I’m a white, thirty-something woman from inner-city Brisbane, Australia, so when I sat down with a few friends—none of whom are black, let alone American—on Friday night and queued up the first few episodes of Luke Cage, there was more than a little bit of culture shock.
From the various odes to prominent Harlem hip hop and jazz artists to name drops of historically important black activists, there were multiple moments where I felt I was outside the conversation looking in.
And I was, which is fantastic.
To put it simply, Luke Cage isn’t for me (or any other white person). It’s for (and by) black Americans.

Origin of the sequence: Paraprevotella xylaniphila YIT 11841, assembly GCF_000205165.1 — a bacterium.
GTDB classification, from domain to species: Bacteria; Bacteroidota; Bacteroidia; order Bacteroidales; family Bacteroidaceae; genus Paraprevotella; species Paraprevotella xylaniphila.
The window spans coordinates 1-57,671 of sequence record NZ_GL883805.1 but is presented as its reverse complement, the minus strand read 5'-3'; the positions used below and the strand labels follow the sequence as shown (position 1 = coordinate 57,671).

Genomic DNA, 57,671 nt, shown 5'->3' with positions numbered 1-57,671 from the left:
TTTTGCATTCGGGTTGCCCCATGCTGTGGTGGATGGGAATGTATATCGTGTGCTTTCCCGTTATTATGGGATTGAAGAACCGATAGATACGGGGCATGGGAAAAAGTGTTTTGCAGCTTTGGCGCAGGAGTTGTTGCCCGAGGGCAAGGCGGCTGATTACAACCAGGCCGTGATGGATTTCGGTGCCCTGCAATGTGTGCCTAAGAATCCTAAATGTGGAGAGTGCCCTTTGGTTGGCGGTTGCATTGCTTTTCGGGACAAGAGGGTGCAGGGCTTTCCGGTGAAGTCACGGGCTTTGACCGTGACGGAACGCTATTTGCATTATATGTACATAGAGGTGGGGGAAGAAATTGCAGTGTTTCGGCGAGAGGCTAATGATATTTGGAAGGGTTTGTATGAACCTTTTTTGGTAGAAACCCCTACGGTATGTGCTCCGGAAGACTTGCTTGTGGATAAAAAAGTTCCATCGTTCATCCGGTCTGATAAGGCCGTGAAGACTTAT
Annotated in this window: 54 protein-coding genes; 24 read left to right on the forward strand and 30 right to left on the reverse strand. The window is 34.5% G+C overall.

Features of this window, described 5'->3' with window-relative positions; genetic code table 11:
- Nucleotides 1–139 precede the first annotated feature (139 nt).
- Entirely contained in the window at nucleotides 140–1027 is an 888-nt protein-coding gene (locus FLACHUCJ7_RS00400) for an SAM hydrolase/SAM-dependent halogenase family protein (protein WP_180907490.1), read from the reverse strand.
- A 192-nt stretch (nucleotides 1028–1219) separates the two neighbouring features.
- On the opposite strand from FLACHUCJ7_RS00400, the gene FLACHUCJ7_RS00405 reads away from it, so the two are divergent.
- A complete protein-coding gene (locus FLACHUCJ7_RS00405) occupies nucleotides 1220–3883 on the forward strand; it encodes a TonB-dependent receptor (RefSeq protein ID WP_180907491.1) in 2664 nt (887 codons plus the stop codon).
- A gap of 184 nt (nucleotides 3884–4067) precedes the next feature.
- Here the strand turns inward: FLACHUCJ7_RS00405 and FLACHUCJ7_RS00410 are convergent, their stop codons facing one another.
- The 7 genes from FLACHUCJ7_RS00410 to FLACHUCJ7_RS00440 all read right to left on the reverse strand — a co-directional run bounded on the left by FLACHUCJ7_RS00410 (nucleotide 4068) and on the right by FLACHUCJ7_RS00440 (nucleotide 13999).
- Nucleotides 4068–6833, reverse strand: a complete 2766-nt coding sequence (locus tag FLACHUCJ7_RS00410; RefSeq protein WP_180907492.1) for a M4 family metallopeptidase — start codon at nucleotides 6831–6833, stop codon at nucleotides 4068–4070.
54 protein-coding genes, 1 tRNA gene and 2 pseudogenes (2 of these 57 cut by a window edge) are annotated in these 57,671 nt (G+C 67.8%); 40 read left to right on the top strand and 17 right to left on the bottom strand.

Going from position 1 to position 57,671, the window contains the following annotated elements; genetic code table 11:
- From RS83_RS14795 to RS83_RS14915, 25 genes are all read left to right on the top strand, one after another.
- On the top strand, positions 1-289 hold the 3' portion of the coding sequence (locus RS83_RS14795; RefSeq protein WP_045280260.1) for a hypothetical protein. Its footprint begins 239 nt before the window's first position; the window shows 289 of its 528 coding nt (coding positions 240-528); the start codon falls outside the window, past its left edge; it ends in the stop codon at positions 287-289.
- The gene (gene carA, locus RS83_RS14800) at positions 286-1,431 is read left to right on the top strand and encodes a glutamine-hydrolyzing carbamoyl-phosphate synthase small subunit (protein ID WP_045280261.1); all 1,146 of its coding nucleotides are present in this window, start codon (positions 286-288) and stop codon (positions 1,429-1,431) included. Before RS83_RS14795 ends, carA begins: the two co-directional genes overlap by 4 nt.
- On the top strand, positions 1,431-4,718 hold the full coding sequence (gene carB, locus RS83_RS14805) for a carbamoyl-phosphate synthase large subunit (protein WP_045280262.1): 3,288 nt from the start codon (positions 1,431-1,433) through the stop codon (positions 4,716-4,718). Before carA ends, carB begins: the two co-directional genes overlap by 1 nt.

This is a rarity in modern popular culture. Even when marginalised groups are represented, the story is often still skewed toward the default demographic: straight, white, cisgender male. We can depict the horrors of the Civil Rights era but only if we have a white saviour. A female character can be capable and intelligent, but there needs to be a close up of tits n’ ass at some point so the straight dudes in the audience can ogle.
Luke Cage could have been about a black man, and still aimed at white audiences, but it isn’t and it’s beautifully unapologetic about the fact.
Which isn’t to say white people can’t enjoy it. I can and very much did. The key is to approach the story with humility. Luke Cage isn’t for me, but it’s being shared with me, and I’m grateful for the fact. Because getting to hear stories and experiences outside my own is fucking rad.